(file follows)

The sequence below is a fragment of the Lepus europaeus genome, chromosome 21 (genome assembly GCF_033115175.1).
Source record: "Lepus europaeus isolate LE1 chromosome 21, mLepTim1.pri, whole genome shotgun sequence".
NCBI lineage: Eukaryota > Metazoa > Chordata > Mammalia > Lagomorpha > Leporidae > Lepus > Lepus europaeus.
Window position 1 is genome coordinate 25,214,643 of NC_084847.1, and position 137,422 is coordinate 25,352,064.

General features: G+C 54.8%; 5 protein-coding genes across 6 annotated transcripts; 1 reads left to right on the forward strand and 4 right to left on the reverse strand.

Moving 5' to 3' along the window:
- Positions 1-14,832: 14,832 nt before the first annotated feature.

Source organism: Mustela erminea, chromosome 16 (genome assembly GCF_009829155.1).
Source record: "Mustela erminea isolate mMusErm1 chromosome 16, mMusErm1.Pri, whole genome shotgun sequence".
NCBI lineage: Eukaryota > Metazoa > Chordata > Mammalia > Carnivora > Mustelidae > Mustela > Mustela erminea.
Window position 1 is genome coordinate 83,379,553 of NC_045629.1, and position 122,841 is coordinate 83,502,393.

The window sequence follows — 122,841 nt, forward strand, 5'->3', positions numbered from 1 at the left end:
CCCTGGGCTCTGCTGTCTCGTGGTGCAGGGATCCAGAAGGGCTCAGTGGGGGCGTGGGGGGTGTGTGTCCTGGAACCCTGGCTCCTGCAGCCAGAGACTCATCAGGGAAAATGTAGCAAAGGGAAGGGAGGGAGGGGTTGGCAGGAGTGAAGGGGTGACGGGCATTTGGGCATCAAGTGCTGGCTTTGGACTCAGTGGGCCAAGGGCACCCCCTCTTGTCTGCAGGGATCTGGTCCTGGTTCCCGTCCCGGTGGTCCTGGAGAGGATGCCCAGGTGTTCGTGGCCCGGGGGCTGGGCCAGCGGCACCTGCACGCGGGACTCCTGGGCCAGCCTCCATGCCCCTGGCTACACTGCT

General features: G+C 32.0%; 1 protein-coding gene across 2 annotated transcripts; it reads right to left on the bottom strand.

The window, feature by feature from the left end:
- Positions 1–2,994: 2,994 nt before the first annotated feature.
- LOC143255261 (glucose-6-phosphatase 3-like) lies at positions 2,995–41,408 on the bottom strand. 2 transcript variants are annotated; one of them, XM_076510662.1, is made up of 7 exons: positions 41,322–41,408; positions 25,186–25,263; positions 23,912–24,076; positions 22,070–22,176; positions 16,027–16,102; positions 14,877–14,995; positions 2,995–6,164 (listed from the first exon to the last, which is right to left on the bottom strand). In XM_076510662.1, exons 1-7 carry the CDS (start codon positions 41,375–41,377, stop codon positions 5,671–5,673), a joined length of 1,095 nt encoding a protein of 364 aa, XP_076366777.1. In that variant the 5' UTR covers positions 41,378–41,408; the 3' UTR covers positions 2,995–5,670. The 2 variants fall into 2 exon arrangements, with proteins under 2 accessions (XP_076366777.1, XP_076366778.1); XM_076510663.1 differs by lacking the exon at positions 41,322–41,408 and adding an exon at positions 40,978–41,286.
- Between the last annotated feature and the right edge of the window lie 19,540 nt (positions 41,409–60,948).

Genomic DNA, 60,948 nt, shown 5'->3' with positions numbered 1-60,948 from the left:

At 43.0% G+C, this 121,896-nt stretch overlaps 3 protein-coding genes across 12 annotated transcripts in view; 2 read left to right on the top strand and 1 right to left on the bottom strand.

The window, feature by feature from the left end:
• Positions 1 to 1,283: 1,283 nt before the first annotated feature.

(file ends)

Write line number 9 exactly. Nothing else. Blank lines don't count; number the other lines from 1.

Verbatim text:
Source record: "Mustela erminea isolate mMusErm1 chromosome 16, mMusErm1.Pri, whole genome shotgun sequence".